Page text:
AJR: How to stop worrying and love the ACO model
Alan Kaye, MD, of the department of radiology at Bridgeport Hospital in Westport, Conn., spurred the discussion and said radiologists need to honor their role as consultants, not merely interpreters focused on reporting findings. Radiologists also must uphold their ethical role by not taking advantage of their position as consultants to recommend additional studies because of financial incentives.
“In our practice, I am proposing that we modify our peer-review scoring method to include a zero category, which is used for an overcall by the interpreting radiologist,” said Kaye. “That way, we will be able to monitor and give feedback to our radiologists in what is becoming an oft-mentioned potential shortcoming of imaging.”
Norman J. Beauchamp, Jr., MD, MHS, of the department of radiology at the University of Washington in Seattle, said that ACOs could be seen as a welcome development for radiologists, allowing them to embrace their role as consultants.
“In the ACO model, the radiologist can bring value by playing the central role in ensuring that the appropriate imaging study is performed to address the clinical question as well as by ensuring that a study is not performed when it will not impact the clinical management of the patient,” said Beauchamp. “ACOs reward the radiologist for helping our clinical colleagues understand and embrace the rationale for the imaging recommendations we are providing so that they find our input essential in attaining the common goal of providing patient-centered cost-effective care.”
Adding to those sentiments, David B. Larson, MD, of the department of radiology at Cincinnati Children’s Hospital Medical Center, said radiologists should not instinctively oppose change that may not clearly benefit radiologists. Rather than resist innovations like teleradiology, radiology benefits management companies and ACOs, radiologists should embrace them early on so they can have a voice in how these innovations develop, rather than simply react to them.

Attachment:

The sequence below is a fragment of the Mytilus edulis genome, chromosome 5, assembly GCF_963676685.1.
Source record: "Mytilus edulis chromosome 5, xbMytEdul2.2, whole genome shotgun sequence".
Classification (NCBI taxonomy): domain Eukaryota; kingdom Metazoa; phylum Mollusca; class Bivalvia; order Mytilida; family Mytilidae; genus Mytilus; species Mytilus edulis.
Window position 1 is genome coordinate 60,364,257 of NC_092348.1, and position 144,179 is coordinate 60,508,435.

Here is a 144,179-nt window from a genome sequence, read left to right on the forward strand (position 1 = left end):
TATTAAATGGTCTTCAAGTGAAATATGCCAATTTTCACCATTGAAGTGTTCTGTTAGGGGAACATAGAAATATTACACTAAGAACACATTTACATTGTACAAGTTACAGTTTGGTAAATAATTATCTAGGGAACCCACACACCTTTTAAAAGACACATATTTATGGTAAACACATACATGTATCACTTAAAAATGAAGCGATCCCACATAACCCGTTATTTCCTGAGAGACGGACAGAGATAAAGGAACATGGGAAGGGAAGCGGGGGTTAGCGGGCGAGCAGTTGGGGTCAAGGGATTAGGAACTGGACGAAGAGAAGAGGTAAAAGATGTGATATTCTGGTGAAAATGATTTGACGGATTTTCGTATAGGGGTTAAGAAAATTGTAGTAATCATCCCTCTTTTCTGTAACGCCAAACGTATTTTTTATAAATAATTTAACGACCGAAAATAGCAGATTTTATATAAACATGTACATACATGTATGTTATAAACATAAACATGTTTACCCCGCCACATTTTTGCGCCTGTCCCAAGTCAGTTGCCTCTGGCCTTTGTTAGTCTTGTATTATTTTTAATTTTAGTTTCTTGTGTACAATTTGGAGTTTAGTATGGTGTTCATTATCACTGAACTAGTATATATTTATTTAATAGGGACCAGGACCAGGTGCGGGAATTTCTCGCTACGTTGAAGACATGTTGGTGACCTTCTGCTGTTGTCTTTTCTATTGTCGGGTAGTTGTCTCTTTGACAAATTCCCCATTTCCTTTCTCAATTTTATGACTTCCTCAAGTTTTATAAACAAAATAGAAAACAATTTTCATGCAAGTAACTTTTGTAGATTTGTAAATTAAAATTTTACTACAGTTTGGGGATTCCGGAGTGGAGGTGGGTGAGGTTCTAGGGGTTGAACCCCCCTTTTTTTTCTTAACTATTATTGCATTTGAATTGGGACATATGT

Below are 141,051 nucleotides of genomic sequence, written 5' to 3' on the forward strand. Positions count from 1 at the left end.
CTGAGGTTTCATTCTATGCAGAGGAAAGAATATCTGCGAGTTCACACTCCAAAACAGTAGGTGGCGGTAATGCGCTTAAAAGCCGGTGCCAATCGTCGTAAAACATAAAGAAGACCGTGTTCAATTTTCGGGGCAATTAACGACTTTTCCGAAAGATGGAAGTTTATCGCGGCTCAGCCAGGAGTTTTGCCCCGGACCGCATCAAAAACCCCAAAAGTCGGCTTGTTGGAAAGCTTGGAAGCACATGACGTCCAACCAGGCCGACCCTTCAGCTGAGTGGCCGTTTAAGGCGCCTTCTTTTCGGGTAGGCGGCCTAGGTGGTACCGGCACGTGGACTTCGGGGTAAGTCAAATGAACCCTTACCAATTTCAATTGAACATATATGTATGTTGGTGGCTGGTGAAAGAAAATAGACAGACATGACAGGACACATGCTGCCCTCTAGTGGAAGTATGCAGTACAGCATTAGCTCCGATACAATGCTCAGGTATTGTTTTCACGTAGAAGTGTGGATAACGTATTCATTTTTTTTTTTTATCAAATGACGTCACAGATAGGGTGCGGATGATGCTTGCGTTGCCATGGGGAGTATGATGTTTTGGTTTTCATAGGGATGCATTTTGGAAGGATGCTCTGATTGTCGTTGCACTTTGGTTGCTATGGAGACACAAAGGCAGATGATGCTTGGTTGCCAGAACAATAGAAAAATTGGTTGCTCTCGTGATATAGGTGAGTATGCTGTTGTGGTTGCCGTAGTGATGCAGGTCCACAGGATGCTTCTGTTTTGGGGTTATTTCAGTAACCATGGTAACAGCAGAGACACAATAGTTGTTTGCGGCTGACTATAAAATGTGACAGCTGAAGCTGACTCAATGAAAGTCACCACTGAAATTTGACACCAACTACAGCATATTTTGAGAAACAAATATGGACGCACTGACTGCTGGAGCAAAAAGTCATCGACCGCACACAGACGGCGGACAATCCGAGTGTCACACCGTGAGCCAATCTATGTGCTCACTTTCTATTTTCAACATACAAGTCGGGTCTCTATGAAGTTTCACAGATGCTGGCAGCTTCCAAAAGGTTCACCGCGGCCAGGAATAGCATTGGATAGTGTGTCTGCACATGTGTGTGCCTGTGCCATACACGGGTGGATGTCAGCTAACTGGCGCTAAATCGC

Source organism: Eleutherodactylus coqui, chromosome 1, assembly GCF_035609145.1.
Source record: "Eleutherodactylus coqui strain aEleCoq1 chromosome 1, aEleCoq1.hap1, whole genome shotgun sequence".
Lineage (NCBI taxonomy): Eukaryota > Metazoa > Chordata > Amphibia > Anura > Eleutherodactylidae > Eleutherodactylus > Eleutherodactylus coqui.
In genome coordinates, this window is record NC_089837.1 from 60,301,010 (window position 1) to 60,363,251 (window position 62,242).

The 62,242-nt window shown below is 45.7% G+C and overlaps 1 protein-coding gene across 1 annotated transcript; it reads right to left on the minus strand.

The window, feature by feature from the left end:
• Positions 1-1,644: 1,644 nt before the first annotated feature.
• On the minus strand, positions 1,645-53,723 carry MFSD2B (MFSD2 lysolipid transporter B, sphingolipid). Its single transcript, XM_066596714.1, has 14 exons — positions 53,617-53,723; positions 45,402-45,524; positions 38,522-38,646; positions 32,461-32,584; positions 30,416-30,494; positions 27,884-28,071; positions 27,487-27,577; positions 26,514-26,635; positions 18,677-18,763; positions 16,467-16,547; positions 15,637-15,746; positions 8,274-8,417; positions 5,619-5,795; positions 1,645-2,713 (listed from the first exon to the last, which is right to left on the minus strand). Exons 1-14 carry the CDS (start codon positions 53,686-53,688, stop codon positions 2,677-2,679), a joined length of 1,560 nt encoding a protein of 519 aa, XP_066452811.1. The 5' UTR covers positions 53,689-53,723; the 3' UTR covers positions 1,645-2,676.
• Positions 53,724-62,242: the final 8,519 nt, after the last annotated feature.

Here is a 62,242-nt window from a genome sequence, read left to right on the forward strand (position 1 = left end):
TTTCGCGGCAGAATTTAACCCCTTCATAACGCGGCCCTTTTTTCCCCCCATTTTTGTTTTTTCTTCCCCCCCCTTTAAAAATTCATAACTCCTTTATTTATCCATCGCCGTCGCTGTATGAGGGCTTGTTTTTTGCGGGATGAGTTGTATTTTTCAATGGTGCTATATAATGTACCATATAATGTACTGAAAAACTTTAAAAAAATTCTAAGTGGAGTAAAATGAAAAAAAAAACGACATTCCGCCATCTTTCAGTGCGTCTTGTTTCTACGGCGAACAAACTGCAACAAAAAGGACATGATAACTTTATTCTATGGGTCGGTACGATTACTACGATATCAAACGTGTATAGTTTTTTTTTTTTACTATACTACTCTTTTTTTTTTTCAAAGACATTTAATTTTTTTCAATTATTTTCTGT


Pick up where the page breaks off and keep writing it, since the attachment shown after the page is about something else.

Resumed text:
Kaye said the American College of Radiology (ACR) is wrestling with the appropriate policy avenue for the college as it relates to the subject of ACOs.
“The ACR is now juggling with protecting fee for service, optimizing the reimbursement system for fee-for-service and focusing on ACOs,” he said. “Clearly we should be the leaders in what is appropriate in imaging not only in terms of the indication but also in terms of specific tasks.”
The conversation also covered broader topics such as the definitions of cost-effectiveness and quality care. Alexander Norbash, MD, of the department of radiology at Boston University Medical Center, said that not everybody accepts a linear relationship between cost and quality, and that all parties need to be on the same page on the basic terms used to describe these concepts.
Norbash also cautioned against blindly following regulations based solely on expenses, as that doesn’t lend itself to thoughtful discussion about what practices provide the best diagnosis. Likewise, Beauchamp said rigid adherence to only order tests based on evidence-based results would constrain and diminish the value of imaging.
“There is not and will not be adequate research funding to perform comparative effectiveness studies for all imaging studies for all indications,” he said. “Thus, consensus panels that review the existing literature and bring together broad expertise will frequently have to suffice.”
Beauchamp added that in certain areas where evidence does exist to show a study is inappropriate, radiologists should be stalwart in ensuring those tests are not ordered.
Compromise is the only way forward, according to Beauchamp, who said he was heartened by recent conversations with payors. He said common ground on appropriate approaches that serve patients and control costs are possible if all stakeholders are willing to continue having tough conversations.